Cartagena on Colombia’s Caribbean coast is the country’s top tourist destination and has an incredibly rich history. It’s a wonderful place to spend a few days soaking up the atmosphere of a bygone age. The buildings in the old colonial centre have been immaculately restored and the city boasts some impressive forts. There are also city beaches as well as some islands waiting to be explored. What more could you ask for? Well, fewer tourists and more authenticity for a start.
Sadly, the truth is that Cartagena is a victim of its own success and has changed almost beyond recognition in the 18 years since I first came here. The danger of similar places around the world is that they become little more than outdoor museums, lacking the vibrancy and vitality of a real place where real people live. In fact, they don’t. They live outside the Centro Histórico, since all the buildings there are now boutique hotels, top end restaurants and glitzy jewellery shops.
I was happy to stay outside the main tourist ghetto in the gritty neighbourhood of Torrices and enjoy a real Colombian experience, while making short journeys into the centre. Prices are high for the major sights as they are catering to the international visitor who’s probably just stepped off a cruise ship, but there are still a few cheap local places to eat.
While Lima in Peru was the Spanish administrative centre during colonial times for the Andean south of the continent, Cartagena de Indias, to give it its proper full title, ruled over the northern province of Nueva Granada, encompassing Central America and Venezuela as well. All the wealth from the region flowed through here on its way back to Spain and consequently the city was often under attack, including by the English captain, Sir Francis Drake. A huge fort was eventually built to defend the city, the Castillo de San Felipe de Barajas, which is well worth a visit.
In the centre a great museum is the Palacio de la Inquisición. No, I didn’t expect the Spanish Inquisition either, but they were a huge presence here from 1610 onwards spreading terror and hatred towards anyone who thought differently from the Catholic Church’s view of the world. A timely reminder that intolerance of different points of view and opinions has been around for centuries. At sunset the thing to do is walk along the old city walls and watch the sun dip behind the Caribbean.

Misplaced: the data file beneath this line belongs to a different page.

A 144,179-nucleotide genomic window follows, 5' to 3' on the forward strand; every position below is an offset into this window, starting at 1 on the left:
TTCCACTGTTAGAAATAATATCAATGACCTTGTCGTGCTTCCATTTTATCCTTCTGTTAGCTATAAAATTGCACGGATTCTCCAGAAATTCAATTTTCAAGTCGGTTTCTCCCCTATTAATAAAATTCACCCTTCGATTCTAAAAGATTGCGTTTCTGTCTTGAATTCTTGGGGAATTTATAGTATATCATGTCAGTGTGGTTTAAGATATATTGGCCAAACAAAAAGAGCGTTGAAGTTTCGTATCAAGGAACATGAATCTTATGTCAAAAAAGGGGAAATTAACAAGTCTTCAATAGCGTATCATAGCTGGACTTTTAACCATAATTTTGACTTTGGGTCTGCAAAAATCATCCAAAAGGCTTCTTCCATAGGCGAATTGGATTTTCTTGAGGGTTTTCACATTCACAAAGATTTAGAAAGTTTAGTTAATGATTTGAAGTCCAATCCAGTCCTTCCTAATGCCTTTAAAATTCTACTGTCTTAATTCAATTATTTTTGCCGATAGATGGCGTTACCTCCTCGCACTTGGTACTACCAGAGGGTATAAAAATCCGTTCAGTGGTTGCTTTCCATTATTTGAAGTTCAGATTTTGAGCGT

My favourite trip was to the Fuerte de San Fernando, a fort at one of the sea entrances to the city in the bay near Bocachica. The journey there by local boat was the highlight as it made a few stops at fishing villages.
A couple of hours north along the coast lies the grimy port city of Barranquilla. The contrast with Cartagena couldn’t be more different. It’s a real working city with few vestiges remaining of its colonial history and consequently there’s little reason to come here. Except it puts on one of the biggest Carnivals not only in Colombia but the whole of the Americas and luckily I had planned my visit to coincide with this huge party.
Things kicked off on Saturday with the parade of the Batalla de las Flores on Via 40. I hadn’t bought a ticket in the stands so I wasn’t able to see much, which was disappointing. My recommendation would be to splash out on a seat or get there early. On Sunday there was another huge parade down Calle 46 which was more open to people just standing at the sides.
My favourite day, however, was Joselito Se Va con las Cenizas on Tuesday when Jose, a fictitious local character, dies and people gather to mourn over his ashes. It’s symbolic of the last day of Carnival, but it’s a whole lot of fun. The widows in black are sometimes not all they seem, as dragging up for the occasion seemed very popular.
Although I was a little disappointed by Cartagena, it’s still a must see destination, but it helps to be aware that it’s overhyped and overexploited. Barranquilla during Carnival, however, certainly lived up to its expectations. It’s also much cheaper and much safer than carnival in Rio de Janeiro.